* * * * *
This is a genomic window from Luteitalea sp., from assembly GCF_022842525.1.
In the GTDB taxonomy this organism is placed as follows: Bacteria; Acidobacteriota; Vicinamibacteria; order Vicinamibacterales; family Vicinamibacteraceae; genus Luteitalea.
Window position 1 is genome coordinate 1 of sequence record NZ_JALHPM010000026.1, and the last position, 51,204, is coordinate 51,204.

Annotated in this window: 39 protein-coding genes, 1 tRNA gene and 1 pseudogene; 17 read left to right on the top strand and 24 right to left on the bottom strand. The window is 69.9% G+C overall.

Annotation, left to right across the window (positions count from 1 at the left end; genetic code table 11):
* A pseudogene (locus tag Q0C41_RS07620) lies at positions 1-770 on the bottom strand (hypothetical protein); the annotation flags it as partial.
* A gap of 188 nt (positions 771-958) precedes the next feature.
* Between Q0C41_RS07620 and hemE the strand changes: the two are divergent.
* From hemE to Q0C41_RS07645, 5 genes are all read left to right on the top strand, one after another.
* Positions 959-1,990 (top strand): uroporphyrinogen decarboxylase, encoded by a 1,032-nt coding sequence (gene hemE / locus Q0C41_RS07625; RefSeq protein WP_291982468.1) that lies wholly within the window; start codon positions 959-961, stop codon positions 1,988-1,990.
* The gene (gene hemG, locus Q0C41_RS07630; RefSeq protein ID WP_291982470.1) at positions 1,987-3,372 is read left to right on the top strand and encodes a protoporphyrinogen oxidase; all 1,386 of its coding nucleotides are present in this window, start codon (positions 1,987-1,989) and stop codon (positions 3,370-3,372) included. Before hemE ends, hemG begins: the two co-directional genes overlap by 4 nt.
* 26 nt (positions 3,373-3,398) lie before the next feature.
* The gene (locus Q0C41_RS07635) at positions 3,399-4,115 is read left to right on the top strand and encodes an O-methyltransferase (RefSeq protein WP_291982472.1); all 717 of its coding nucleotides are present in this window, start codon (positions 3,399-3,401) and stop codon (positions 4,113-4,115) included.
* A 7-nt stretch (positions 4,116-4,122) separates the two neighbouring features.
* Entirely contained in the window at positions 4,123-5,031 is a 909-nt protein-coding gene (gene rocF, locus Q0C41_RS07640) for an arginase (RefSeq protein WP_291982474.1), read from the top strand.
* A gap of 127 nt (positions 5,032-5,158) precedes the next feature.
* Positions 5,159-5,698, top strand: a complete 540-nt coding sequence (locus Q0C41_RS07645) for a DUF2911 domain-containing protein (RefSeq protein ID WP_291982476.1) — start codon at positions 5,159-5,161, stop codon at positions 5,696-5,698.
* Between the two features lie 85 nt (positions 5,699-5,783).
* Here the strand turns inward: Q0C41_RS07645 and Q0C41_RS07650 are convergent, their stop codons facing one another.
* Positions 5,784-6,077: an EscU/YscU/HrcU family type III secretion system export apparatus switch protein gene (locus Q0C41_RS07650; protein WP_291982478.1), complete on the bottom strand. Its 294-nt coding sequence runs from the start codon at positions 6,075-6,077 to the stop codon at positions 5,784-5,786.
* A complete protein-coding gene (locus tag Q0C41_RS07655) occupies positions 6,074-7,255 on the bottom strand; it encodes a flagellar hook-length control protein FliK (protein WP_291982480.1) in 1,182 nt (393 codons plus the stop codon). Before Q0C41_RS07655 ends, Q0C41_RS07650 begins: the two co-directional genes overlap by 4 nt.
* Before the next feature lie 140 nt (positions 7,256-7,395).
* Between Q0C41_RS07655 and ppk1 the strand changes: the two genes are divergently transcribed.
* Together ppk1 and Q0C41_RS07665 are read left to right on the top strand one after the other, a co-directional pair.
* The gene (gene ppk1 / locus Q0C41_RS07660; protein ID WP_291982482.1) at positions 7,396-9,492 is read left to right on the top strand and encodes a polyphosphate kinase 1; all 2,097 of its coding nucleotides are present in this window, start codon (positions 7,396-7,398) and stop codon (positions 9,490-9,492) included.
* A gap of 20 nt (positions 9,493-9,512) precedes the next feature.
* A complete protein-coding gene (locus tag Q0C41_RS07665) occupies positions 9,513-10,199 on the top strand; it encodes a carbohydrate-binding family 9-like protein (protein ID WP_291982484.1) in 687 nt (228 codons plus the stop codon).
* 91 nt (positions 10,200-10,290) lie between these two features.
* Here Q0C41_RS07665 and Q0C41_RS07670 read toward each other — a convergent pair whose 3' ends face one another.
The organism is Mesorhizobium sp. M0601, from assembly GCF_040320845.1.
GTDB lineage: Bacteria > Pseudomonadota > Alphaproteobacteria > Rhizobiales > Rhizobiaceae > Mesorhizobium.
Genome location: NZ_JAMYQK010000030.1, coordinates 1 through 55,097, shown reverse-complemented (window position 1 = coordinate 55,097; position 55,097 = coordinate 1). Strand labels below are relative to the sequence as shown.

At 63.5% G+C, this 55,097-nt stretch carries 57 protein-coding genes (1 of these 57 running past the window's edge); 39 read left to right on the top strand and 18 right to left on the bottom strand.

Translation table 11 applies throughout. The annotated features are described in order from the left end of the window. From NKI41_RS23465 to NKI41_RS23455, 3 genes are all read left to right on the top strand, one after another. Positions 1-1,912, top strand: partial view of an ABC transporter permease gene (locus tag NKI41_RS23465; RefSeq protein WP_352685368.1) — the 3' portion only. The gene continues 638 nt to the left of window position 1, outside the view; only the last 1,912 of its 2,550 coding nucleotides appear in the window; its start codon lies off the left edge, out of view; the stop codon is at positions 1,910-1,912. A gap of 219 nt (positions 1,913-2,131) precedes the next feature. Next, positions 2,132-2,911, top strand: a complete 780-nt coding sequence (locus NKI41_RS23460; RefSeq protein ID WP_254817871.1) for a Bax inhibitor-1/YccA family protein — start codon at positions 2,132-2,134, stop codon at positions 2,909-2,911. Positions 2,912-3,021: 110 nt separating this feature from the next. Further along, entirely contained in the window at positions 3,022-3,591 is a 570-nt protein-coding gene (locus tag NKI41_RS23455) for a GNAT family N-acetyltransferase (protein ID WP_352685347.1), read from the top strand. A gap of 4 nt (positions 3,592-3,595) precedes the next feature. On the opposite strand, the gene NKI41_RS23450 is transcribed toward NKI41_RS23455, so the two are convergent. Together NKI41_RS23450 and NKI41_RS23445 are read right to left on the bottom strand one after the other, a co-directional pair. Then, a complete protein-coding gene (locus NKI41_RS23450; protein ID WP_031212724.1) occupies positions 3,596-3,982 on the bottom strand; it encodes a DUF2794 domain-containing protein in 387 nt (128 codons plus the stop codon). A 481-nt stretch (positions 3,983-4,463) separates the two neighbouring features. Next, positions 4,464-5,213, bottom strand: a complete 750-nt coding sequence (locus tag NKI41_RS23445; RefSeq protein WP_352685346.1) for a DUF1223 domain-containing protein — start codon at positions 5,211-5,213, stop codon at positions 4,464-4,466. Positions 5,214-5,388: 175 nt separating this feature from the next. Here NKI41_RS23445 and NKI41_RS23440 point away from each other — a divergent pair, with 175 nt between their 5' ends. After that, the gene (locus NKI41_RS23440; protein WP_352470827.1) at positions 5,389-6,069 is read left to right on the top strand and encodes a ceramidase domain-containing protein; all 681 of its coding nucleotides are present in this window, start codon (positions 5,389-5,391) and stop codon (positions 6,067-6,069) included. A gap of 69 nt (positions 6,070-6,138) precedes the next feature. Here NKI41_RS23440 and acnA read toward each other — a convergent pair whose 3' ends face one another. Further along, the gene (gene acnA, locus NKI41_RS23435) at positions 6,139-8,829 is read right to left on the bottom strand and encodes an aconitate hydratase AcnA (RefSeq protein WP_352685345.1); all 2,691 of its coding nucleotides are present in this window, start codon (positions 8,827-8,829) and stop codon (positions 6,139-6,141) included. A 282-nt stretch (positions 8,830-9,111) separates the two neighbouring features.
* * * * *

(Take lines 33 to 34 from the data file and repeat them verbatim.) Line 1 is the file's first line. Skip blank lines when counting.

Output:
At 63.5% G+C, this 55,097-nt stretch carries 57 protein-coding genes (1 of these 57 running past the window's edge); 39 read left to right on the top strand and 18 right to left on the bottom strand.

Translation table 11 applies throughout. The annotated features are described in order from the left end of the window. From NKI41_RS23465 to NKI41_RS23455, 3 genes are all read left to right on the top strand, one after another. Positions 1-1,912, top strand: partial view of an ABC transporter permease gene (locus tag NKI41_RS23465; RefSeq protein WP_352685368.1) — the 3' portion only. The gene continues 638 nt to the left of window position 1, outside the view; only the last 1,912 of its 2,550 coding nucleotides appear in the window; its start codon lies off the left edge, out of view; the stop codon is at positions 1,910-1,912. A gap of 219 nt (positions 1,913-2,131) precedes the next feature. Next, positions 2,132-2,911, top strand: a complete 780-nt coding sequence (locus NKI41_RS23460; RefSeq protein ID WP_254817871.1) for a Bax inhibitor-1/YccA family protein — start codon at positions 2,132-2,134, stop codon at positions 2,909-2,911. Positions 2,912-3,021: 110 nt separating this feature from the next. Further along, entirely contained in the window at positions 3,022-3,591 is a 570-nt protein-coding gene (locus tag NKI41_RS23455) for a GNAT family N-acetyltransferase (protein ID WP_352685347.1), read from the top strand. A gap of 4 nt (positions 3,592-3,595) precedes the next feature. On the opposite strand, the gene NKI41_RS23450 is transcribed toward NKI41_RS23455, so the two are convergent. Together NKI41_RS23450 and NKI41_RS23445 are read right to left on the bottom strand one after the other, a co-directional pair. Then, a complete protein-coding gene (locus NKI41_RS23450; protein ID WP_031212724.1) occupies positions 3,596-3,982 on the bottom strand; it encodes a DUF2794 domain-containing protein in 387 nt (128 codons plus the stop codon). A 481-nt stretch (positions 3,983-4,463) separates the two neighbouring features. Next, positions 4,464-5,213, bottom strand: a complete 750-nt coding sequence (locus tag NKI41_RS23445; RefSeq protein WP_352685346.1) for a DUF1223 domain-containing protein — start codon at positions 5,211-5,213, stop codon at positions 4,464-4,466. Positions 5,214-5,388: 175 nt separating this feature from the next. Here NKI41_RS23445 and NKI41_RS23440 point away from each other — a divergent pair, with 175 nt between their 5' ends. After that, the gene (locus NKI41_RS23440; protein WP_352470827.1) at positions 5,389-6,069 is read left to right on the top strand and encodes a ceramidase domain-containing protein; all 681 of its coding nucleotides are present in this window, start codon (positions 5,389-5,391) and stop codon (positions 6,067-6,069) included. A gap of 69 nt (positions 6,070-6,138) precedes the next feature. Here NKI41_RS23440 and acnA read toward each other — a convergent pair whose 3' ends face one another. Further along, the gene (gene acnA, locus NKI41_RS23435) at positions 6,139-8,829 is read right to left on the bottom strand and encodes an aconitate hydratase AcnA (RefSeq protein WP_352685345.1); all 2,691 of its coding nucleotides are present in this window, start codon (positions 8,827-8,829) and stop codon (positions 6,139-6,141) included. A 282-nt stretch (positions 8,830-9,111) separates the two neighbouring features.